“The IDR Research Services team has supported us in two key ways. First, the i2b2 system allows us to identify the number of patients in the UF Health system that may be eligible for a project. This information is invaluable when writing grant applications or trying to ascertain the viability of a research idea. I always reference i2b2 when writing a grant proposal to ensure that I will have the sample size I need to propose an appropriately powered study. Second, they have provided IRB approved patient contact registries for a number of studies in my lab. This mechanism broadens our ability to recruit a larger sample of UF Health patients into our studies.

“Dr. Harle and the IDR team have been a pleasure to collaborate with. They are responsive to questions about the IDR system and helpful in working with researchers to run i2b2 queries and provide data in an expedited fashion.”

David A Fedele, Ph.D. Associate Professor & Child/Pediatric Area Head

Wei Xue

Wei Xue

Research Assistant Professor
Phone: (352) 294-5770

“I joined UF last year and was not aware of the i2b2 until September, when Dr. Katz proposed using aggregated data to study the associations. It enabled us to use aggregated data for more complicated analysis and not just a summary of statistics. It’s a great resource. A lot of times, researchers have theories and want to test and verify them. Without the right data, we can’t do it. For me in my role, this research topic question [linking Vitamin D deficiency to increased risk of Covid-19] is very important and compelling during the pandemic. Binary outcome logistical regression means we can use aggregate-level data for other models, without the need for individual-level data. It allows us to address more complex questions. I am happy we have the database and the statistical method to answer our questions. I truly think it’s a great resource with many uses.”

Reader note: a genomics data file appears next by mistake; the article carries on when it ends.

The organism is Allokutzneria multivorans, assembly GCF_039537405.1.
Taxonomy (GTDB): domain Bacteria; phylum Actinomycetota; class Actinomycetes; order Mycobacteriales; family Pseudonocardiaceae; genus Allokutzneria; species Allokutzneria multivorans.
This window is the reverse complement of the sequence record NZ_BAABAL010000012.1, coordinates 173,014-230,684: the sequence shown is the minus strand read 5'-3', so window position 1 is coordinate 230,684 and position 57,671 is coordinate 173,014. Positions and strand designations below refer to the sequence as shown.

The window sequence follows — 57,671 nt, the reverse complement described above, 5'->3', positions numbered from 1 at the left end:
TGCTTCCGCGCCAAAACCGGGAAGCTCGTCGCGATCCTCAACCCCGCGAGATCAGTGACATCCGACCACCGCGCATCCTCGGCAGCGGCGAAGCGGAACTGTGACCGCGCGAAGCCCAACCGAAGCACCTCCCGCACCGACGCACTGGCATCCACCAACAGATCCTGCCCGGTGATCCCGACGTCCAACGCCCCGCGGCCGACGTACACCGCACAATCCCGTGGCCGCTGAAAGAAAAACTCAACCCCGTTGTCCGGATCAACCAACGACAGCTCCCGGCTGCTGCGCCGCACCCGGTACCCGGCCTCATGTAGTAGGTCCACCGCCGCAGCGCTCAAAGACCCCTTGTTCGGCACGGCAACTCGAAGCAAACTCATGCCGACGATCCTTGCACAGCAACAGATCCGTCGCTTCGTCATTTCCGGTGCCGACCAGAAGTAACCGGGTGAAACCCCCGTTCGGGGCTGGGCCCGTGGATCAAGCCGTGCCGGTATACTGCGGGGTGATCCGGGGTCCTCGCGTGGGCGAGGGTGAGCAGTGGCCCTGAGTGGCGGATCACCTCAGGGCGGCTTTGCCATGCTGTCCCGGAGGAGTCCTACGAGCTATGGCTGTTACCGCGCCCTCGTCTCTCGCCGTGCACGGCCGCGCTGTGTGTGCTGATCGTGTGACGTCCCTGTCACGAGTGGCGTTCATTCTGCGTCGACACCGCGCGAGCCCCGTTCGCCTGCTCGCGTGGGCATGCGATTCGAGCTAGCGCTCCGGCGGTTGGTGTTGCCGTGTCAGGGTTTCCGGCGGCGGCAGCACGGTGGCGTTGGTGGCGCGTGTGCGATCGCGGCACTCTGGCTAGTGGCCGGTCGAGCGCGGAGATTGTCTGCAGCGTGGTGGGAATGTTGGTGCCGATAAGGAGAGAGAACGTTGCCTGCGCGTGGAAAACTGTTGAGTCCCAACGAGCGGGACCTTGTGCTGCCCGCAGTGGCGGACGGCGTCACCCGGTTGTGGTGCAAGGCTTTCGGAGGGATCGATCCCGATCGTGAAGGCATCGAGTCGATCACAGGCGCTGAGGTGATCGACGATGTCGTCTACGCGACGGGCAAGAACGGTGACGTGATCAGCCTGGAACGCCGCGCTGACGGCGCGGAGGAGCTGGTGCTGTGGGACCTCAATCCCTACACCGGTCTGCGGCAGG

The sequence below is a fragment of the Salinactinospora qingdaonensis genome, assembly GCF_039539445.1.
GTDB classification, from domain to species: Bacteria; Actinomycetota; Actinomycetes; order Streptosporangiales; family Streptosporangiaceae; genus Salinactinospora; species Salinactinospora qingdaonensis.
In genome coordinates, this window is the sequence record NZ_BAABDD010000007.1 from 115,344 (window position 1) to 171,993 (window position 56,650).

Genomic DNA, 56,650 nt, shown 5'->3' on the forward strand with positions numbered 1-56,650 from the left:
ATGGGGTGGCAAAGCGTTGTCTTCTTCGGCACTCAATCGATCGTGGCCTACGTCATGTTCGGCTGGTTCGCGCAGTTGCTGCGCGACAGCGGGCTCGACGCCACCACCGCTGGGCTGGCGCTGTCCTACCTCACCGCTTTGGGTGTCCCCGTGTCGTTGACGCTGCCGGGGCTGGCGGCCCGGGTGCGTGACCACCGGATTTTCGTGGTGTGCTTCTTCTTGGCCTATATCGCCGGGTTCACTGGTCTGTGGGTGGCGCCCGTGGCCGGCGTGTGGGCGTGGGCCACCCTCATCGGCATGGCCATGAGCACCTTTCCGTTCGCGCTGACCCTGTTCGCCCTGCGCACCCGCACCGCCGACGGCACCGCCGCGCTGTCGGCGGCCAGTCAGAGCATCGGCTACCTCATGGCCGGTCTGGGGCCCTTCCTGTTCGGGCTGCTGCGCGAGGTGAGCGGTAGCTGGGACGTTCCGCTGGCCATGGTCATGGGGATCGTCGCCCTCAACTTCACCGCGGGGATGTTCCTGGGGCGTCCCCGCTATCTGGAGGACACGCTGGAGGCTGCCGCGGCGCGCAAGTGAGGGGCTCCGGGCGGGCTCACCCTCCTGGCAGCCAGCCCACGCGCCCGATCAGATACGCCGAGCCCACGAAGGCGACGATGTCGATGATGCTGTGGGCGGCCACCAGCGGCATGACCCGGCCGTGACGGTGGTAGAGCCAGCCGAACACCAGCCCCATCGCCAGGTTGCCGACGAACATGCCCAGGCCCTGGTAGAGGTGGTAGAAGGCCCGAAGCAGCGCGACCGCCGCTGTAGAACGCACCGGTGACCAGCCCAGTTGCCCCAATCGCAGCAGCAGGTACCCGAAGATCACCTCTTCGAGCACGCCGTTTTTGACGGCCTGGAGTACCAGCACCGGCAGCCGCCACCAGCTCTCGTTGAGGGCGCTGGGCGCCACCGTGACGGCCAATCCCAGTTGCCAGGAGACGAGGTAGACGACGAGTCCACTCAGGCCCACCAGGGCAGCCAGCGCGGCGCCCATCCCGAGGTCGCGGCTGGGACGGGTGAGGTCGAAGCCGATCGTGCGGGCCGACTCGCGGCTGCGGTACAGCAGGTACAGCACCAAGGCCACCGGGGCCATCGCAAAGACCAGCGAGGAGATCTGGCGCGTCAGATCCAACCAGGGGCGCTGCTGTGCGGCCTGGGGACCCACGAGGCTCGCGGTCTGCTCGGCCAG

Wei Xue Research Assistant Professor

Joseph Katz

Joseph Katz D.M.D.

Phone: (352) 273-6685

“There’s an overlap between medicine and dentistry, an interaction between medical issues and oral health issues. I have studied how the medical condition of a patient with diabetes, for example, affects their oral health status, and vice versa. And in many patients, how an oral problem may not improve until their diabetes is controlled. We know that oral conditions, such as periodontal and gum disease, can have negative outcomes for a patient’s cardiovascular disease, pre-term delivery and stroke. We conduct research to learn how therapy and treatment of one condition affects the patient’s health in other areas. It’s fascinating to try and understand all these correlations and multiple associations.

“For an oral medicine researcher to have access to patient medical data from across the UF Health system, it gives me many opportunities to delve into these links. The i2b2 provides a wonderful tool with which to assess risks, using biostatistical analysis. Then, with your statistician, you work with these factors to determine links and risks. “The IDR Research Services team has done a wonderful job purifying the data and ensuring quality and accuracy. Researchers by nature tend to be skeptical and analytical. This tool is kept current and accurate, and it’s a fantastic research resource offering a wealth of information.

Joseph Katz, D.M.D Professor